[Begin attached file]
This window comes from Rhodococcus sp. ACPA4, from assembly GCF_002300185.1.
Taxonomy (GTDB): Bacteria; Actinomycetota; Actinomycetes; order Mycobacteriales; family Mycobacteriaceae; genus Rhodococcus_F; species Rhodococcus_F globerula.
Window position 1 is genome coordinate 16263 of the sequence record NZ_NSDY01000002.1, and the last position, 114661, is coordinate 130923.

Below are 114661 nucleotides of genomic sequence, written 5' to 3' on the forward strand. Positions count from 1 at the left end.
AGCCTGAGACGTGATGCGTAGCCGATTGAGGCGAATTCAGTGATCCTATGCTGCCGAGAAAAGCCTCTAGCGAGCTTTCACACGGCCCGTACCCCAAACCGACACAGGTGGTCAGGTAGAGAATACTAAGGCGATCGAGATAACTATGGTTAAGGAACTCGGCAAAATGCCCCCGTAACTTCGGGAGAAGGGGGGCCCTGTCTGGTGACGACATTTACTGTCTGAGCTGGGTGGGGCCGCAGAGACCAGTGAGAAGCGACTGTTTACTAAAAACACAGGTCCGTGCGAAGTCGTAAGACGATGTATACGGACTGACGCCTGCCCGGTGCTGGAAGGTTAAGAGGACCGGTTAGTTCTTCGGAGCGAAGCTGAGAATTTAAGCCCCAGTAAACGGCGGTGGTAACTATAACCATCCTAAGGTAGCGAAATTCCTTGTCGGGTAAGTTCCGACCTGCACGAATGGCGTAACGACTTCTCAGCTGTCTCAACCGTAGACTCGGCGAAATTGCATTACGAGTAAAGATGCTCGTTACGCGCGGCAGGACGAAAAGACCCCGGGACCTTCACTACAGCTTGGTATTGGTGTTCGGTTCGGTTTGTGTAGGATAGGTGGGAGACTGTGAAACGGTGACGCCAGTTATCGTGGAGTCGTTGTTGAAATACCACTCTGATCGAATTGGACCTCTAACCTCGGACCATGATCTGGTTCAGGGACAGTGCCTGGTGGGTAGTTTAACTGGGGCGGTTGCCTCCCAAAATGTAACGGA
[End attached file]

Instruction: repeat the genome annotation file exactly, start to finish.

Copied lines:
This window comes from Rhodococcus sp. ACPA4, from assembly GCF_002300185.1.
Taxonomy (GTDB): Bacteria; Actinomycetota; Actinomycetes; order Mycobacteriales; family Mycobacteriaceae; genus Rhodococcus_F; species Rhodococcus_F globerula.
Window position 1 is genome coordinate 16263 of the sequence record NZ_NSDY01000002.1, and the last position, 114661, is coordinate 130923.

Below are 114661 nucleotides of genomic sequence, written 5' to 3' on the forward strand. Positions count from 1 at the left end.
AGCCTGAGACGTGATGCGTAGCCGATTGAGGCGAATTCAGTGATCCTATGCTGCCGAGAAAAGCCTCTAGCGAGCTTTCACACGGCCCGTACCCCAAACCGACACAGGTGGTCAGGTAGAGAATACTAAGGCGATCGAGATAACTATGGTTAAGGAACTCGGCAAAATGCCCCCGTAACTTCGGGAGAAGGGGGGCCCTGTCTGGTGACGACATTTACTGTCTGAGCTGGGTGGGGCCGCAGAGACCAGTGAGAAGCGACTGTTTACTAAAAACACAGGTCCGTGCGAAGTCGTAAGACGATGTATACGGACTGACGCCTGCCCGGTGCTGGAAGGTTAAGAGGACCGGTTAGTTCTTCGGAGCGAAGCTGAGAATTTAAGCCCCAGTAAACGGCGGTGGTAACTATAACCATCCTAAGGTAGCGAAATTCCTTGTCGGGTAAGTTCCGACCTGCACGAATGGCGTAACGACTTCTCAGCTGTCTCAACCGTAGACTCGGCGAAATTGCATTACGAGTAAAGATGCTCGTTACGCGCGGCAGGACGAAAAGACCCCGGGACCTTCACTACAGCTTGGTATTGGTGTTCGGTTCGGTTTGTGTAGGATAGGTGGGAGACTGTGAAACGGTGACGCCAGTTATCGTGGAGTCGTTGTTGAAATACCACTCTGATCGAATTGGACCTCTAACCTCGGACCATGATCTGGTTCAGGGACAGTGCCTGGTGGGTAGTTTAACTGGGGCGGTTGCCTCCCAAAATGTAACGGA